“tato devA rudraM nApashyaMs te devA rudraM dhyAyanti tato devA UrdhvabAhavaH stunvanti
brahmaikaM tvaM dvi-tridh-ordhvam adhash cha tvaM shAntish cha tvaM puShTish cha tvaM tuShTish cha tvaM hutam ahutaM vishvam avishvaM dattam adattaM kR^itaM akR^itaM paraM aparaM parAyaNaM cheti

The circumstances and the details of the migration of my ancestors from the southern country to the northern zone, where they stayed for almost 4-5 centuries is poorly known. But inscriptional records and tantric ogha-valli-s record one member of my clan from the period just after the initial migration. While not much is known of others, this member of my clan, nephew to my direct male ancestor, attained considerable fame in a particular sense. The vaidiki “smArta-s” were always the source of intellectual capital for diverse sectarian matas through their defections to those paths. We have jayarAshI, the brahmin exponent of the chArvAka-mata, others like vAsubandhu of the AghamarShaNa kaushika gotra from puShpapura (now Peshawar in the Moslem Terrorist State) benefitted the bauddha mata, and rAmAnuja expanded shrI-vaiShNavism. This clansman of mine, varmashiva, was likewise a case of brain-drain, but into the shaiva-mata. While I generally tend to identify myself with saMkarShaNa in jayanta’s play, Agama-Dambara, I still have my sympathies for varmashiva for certain reasons. Inscriptions records associated with the vodAmayUtA temple of rudra clearly mention his pravara as being:
pravara pa~NchakAnvito vatsa-bhArgava sugotra-maNDitaH| bhArgava- chyAvanaka- ApnavAnakair- AurvvanAma-jamadagnibhir yutaH ||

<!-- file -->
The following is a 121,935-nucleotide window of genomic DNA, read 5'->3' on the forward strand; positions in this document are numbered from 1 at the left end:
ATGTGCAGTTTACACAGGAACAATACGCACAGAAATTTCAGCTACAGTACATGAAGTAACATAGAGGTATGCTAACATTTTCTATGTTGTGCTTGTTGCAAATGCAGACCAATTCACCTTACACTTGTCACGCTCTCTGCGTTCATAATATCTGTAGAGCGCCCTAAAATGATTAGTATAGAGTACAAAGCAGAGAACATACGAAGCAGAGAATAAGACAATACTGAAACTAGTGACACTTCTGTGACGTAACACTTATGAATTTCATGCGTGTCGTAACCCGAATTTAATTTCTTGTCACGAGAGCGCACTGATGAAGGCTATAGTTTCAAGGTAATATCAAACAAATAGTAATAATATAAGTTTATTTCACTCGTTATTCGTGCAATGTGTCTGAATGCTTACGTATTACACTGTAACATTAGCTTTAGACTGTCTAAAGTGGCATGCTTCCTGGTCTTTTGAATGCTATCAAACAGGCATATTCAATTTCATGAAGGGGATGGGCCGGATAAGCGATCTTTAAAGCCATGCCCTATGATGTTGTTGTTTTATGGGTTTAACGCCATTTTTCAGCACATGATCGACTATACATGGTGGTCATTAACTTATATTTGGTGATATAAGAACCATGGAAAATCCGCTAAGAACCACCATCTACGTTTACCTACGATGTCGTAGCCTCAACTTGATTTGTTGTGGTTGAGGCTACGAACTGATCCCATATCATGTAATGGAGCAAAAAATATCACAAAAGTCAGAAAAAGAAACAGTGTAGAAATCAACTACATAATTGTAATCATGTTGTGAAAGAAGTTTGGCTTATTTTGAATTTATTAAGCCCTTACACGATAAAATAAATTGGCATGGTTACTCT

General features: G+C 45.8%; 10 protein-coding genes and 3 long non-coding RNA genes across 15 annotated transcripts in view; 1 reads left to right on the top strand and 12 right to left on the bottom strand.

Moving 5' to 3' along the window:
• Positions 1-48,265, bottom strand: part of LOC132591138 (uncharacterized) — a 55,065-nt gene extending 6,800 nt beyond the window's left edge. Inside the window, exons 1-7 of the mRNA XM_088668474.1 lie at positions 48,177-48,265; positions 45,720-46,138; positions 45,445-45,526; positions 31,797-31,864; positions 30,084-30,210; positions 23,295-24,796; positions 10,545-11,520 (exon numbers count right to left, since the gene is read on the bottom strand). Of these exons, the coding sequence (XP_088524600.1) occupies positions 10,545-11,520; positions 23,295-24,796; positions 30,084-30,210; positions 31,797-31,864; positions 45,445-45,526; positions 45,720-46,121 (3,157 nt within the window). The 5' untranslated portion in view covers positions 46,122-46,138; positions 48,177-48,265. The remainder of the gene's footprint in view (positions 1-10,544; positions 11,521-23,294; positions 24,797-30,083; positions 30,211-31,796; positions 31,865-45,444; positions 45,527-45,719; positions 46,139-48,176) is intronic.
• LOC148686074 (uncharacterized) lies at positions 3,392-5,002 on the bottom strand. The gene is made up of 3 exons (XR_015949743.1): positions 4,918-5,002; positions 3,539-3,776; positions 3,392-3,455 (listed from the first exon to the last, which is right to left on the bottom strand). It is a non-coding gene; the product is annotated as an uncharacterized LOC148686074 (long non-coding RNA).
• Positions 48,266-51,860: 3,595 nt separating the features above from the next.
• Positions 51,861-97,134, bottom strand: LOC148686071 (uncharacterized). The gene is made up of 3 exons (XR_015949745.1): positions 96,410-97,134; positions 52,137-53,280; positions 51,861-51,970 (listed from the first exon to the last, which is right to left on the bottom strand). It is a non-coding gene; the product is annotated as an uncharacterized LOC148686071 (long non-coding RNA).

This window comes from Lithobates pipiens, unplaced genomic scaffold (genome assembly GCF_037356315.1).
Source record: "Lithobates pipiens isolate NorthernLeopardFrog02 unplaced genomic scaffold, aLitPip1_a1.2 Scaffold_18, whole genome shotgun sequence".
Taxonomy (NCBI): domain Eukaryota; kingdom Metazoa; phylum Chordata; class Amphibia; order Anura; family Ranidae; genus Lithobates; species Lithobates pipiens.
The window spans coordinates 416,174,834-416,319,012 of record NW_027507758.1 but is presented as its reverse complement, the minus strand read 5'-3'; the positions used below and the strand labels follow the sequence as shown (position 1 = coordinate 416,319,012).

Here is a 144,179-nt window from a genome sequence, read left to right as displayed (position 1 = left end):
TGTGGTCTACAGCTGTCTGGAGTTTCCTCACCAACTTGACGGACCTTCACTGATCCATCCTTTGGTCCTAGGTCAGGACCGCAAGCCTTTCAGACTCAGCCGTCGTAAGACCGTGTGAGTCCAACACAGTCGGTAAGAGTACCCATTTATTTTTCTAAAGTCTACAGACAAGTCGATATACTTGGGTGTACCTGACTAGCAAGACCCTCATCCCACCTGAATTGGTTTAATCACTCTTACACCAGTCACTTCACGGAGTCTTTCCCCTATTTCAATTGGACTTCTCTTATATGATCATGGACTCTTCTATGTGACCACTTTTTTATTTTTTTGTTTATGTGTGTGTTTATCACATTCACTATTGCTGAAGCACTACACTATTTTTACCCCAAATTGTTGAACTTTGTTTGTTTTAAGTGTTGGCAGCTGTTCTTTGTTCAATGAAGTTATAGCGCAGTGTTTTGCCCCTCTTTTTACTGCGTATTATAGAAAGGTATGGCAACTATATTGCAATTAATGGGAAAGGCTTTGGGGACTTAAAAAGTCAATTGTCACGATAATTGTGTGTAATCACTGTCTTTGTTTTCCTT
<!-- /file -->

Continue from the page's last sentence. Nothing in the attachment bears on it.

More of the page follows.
His father, my ancestor’s brother was vasAvaNa hailing from the village of siMhapallI. Born in the north in the region of pa~ncha-gauDa he was in Gujarat in very turbulent times after the Ghaznavid storm. He learnt the atharva-veda at aNahilapATaka, the great pAshupata center. He also studied the vaisheShika and nyAya of which he remained a great advocate till the end and wrote a treatise building on the padArtha-dharma-saMgraha. He performed the pAshupata vrata as per the atharvaNa AdeshaH and became inclined towards the shaiva mata. He then proceeded to the drAviDa desha in dakShiNa patha where he encountered bauddhas and is said to have blasted them in fiery polemics. It was there that he completed the study of various shaiva tantras of the bhairava, bhUta, garuDa, vAma and siddhAnta srotas and became firmly established in the siddhAnta stream. varmashiva became a great proponent of the siddhAnta tantras, developing a school parallel to that of king bhoja-deva of the paramAra-s, with a nyAya-vaisheiShika orientation. He then journeyed to Kashmir, where debated with towering scholars of the lAkulIsha kAlAmukha, trika and shrIvidyA schools and his scholarly and independent philosophical abilties was much respected by his rivals. He was honored by AnandarAja the lohara king of Kashmir. He also was widely respected for his tAntric abilities in the KShudra vidyA-s acquiring the yakShiNi, chUrNa, chetaka, DAmarikA and DAvI prayoga-s (latter for invoking terrifying agents that can cause a variety of rogas in course of uchChATana prayoga-s). varma then settled in the temple of vodAmayUtA, where he was appointed as the head of a shaiva maTha. There he acted in un-orthodox ways. He took as his primary student, a brilliant shUdra named mUrtigaNa. mUrtigaNa was initiated into all the tantric rahasya-s by varmashiva and became a great tantric himself. He was made the preceptor of the Rathod king shUrapAla, despite being shUdra on account of his learning. He succeeded varMashiva as the lord of the maTha. At that time a nambUthiri from the chera country, ishAnashiva, journeyed to vodamayUtA and impressed by mUrtigaNa became his student. He then succeeded mUrtigaNa and became an illustrious shaiva tantric himself.

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